ONCE UPON A TIME IN NEW YORK CITY
While I was in college in New York City in 1978, I worked in the morning as a lifeguard for a swim program at the “Y” on Lexington Avenue and 53rd Street. One day I happened to look back through the window behind me into the waiting area where I saw a man, an older Asian woman and a young boy. Not thinking anything of it, I looked back at the pool and then froze. My mind was racing as I thought, “No, it can't be him.”
So when I had a break, I casually walked up and asked if he was here for swimming lessons. He answered in that legendary, unmistakable voice: “They're not for me, they're for my son.” The little 3-year-old was Sean. Of course, as a New Yorker I had to be cool and couldn't show how excited I was. So I just said, “That's great. It's good to start them early. Good luck.” He warmly thanked me and I went off to school on cloud nine after a brief yet unforgettable encounter.
Mathew Price, C.A.S.
Production sound mixer
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Mix readers tell us about the craziest place they've ever recorded.
Out to Sea
I've made a lot of studio recordings and on-location recordings, but the oddest was recording for a film shoot on the Legendary Rhythm & Blues Cruise.
Robert Mugge is known as a filmmaker with lots of music film credentials, and he hired Big Mo Recording (College Park, Md.) to handle audio for this. I have worked a lot with Big Mo owner Greg Hartman, including seven years as a main-stage recording engineer at Bonnaroo, and Greg brought me in for this project.
My station was at stage-right of the 600-seat theater, down in the bow of the ship, and Greg took the outdoor stage up on the Lido deck near the pool. Rolling decks required some creative bracing, such as winding a spare length of audio snake around the casters to block them, along with lots of gaffer tape, bungees and whatever else could be improvised. Also, a ship has no true ground, and we discovered that our UPS backup wouldn't work. Greg faced the additional issue of salt spray, which played hell with the DTRS backup recorders. We each ran solid hard disk recorders (Tascam MX-2424s) and Tascam DA-78 recorders, all configured for 48 tracks. I had an analog mixer, and Greg ran a couple of Yamaha digital mixers.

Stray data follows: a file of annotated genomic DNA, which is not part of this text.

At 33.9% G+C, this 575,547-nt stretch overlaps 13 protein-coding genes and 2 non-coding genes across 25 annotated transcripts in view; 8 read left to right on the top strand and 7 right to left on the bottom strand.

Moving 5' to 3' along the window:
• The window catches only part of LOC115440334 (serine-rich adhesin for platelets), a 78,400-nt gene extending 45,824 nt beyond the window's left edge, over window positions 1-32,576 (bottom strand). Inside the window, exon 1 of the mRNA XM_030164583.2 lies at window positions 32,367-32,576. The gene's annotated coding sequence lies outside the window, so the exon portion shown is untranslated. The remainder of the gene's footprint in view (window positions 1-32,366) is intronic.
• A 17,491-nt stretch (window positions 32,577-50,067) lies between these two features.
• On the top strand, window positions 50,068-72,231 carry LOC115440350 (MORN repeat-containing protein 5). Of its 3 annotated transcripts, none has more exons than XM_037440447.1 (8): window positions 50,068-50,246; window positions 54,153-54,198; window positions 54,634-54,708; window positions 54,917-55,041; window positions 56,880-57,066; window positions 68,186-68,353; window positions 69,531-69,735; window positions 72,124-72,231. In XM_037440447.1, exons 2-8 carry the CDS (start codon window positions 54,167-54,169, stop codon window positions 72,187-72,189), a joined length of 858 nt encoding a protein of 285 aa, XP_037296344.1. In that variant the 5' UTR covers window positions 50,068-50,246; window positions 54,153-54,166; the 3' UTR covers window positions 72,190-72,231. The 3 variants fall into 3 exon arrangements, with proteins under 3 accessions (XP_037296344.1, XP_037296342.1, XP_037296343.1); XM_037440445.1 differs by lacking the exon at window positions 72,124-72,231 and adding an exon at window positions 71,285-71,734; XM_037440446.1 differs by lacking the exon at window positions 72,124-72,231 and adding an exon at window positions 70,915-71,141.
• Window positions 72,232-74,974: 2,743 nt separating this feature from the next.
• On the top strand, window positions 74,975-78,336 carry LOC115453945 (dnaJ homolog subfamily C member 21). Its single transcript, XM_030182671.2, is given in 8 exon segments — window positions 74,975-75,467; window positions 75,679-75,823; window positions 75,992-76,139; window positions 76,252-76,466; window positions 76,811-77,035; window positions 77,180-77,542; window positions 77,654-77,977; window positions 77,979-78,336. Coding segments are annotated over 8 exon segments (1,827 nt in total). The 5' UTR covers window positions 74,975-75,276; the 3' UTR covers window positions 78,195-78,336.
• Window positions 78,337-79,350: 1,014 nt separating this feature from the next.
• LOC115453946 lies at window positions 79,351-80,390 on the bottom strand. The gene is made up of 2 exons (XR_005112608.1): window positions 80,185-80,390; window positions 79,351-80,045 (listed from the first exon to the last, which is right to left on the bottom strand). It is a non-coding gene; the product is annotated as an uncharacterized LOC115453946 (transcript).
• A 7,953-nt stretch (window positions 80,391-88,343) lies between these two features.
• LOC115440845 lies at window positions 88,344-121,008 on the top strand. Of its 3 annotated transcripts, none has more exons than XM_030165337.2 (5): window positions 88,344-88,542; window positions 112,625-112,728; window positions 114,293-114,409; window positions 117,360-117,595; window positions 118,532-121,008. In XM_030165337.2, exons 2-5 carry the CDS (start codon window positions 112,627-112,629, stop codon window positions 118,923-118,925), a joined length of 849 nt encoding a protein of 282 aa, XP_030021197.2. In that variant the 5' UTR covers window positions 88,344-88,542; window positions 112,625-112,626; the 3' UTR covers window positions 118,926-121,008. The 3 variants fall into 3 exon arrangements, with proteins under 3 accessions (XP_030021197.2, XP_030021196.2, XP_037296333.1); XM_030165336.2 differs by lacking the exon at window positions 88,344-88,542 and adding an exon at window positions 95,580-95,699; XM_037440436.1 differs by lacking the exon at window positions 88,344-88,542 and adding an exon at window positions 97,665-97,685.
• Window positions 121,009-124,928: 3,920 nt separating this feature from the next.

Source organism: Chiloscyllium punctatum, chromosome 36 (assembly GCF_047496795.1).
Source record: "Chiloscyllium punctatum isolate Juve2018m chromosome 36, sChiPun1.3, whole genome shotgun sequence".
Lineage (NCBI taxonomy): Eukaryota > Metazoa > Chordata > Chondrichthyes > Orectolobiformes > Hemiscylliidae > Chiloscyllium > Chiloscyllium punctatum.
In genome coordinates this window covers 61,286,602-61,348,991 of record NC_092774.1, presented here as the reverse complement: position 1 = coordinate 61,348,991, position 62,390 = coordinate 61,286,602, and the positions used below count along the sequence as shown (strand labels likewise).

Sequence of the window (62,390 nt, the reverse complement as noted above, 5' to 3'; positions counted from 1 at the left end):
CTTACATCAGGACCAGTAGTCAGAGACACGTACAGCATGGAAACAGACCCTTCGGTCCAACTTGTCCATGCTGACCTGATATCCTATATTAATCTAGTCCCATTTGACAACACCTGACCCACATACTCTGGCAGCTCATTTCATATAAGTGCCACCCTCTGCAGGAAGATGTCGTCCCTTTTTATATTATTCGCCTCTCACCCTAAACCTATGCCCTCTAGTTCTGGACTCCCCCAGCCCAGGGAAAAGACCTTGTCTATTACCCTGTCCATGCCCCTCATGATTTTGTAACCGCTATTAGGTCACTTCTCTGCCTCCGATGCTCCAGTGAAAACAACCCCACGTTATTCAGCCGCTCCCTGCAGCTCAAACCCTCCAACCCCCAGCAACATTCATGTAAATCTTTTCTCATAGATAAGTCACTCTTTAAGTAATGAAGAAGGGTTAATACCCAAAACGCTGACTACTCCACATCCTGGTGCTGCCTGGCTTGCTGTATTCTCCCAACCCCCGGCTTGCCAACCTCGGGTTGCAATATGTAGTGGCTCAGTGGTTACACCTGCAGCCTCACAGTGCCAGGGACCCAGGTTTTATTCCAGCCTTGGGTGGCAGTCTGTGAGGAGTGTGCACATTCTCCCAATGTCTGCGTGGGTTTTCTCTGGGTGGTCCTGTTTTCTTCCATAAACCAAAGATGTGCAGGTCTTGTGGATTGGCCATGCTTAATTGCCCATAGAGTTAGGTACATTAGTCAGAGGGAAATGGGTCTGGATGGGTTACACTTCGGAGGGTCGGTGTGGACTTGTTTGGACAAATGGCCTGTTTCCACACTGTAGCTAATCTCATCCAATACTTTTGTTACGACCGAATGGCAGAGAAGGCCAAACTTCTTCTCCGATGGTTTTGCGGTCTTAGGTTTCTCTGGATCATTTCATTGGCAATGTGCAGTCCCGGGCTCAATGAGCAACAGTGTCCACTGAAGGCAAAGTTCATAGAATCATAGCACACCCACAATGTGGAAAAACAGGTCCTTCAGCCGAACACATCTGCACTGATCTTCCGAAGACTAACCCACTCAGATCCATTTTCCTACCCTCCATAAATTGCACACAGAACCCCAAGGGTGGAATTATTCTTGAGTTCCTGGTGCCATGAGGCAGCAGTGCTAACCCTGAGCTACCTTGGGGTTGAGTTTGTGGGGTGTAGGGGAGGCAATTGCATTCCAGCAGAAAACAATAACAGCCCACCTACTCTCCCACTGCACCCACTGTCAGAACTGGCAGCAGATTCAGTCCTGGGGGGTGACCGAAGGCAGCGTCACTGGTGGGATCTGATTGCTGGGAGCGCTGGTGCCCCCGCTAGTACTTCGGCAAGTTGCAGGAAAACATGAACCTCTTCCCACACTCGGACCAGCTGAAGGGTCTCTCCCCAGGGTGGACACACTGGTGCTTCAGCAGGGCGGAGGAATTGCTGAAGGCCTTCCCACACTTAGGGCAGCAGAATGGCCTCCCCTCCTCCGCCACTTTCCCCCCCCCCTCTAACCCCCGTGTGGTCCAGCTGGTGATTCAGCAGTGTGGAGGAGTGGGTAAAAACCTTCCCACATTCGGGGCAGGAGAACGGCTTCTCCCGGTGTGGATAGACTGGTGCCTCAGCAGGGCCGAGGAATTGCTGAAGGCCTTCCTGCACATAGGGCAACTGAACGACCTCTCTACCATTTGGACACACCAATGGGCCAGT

After a full week of remarkable blues and soul music, we returned with audio intact and the results were later released on a limited-edition DVD titled Deep Sea Blues: A Robert Mugge Film About the Legendary Rhythm & Blues Cruise.
Pep Rally Run Amok
We had been hired to record the Clemson Tiger Band pep rally, with the band performing in the middle of the football field in Death Valley Stadium in Clemson, S.C. To keep multiple mic lines down to reasonable lengths, we parked our van midfield along the sideline, but there were no AC power outlets at midfield. Not to worry: Our 10/3 power cable unreeled back to an outlet in the end-zone complex.
About five minutes before show time, the band's P.A. tech came aboard the truck asking if he could tap into our power because he didn't have an extension cord long enough to reach an outlet. Without thinking, we agreed. The band plugged its on-field P.A. into our truck, and up until show time all was routine.
Then as the opening announcement boomed into the stadium, our lights dimmed and the onboard voltmeter dipped to about 95 to 100, with voltage being modulated by the announcer's voice. In our frantic efforts to dump load, we briefly considered dumping the P.A., but that would have been a show-killer, so we dumped everything else on the truck but the mixer and recorders. At the time, we were transitioning to a [Sony] PCM-F1. The Ampex reel-to-reel machine died early in the brownout, but the PCM-F1 rig kept rolling.
Encore Recording, LLC
A Mix reader tells us about his most memorable live gig:
I had a pretty significant show to do in Miami and didn't think my Yamaha MC2404 board was going to be sufficient for the job and so I rented a 40-channel Allen & Heath board (with a Whirlwind snake). I also brought my Yamaha and a nice old Peavey 16-channel mixer with me, just in case.
The venue was an old church that had been converted into a community center. I got as far from the stage as I could without running cables all over the place. I rigged a good spot for my outboard rack and had an old drafting table for the desk, so I thought I was comfortably away from the “public.”
I was seriously wrong. An intoxicated gentleman had just purchased a 32-ounce beer in the lobby and decided to get close to my station. The dude tripped and poured the entire beer directly into the console. It shorted the board to the point that it just shut itself down. Thankfully, I had the two backup desks with me. After about a 20-minute delay in swapping equipment, I had the audio back online and erected a huge barricade around me.
Bruce W. Hansen
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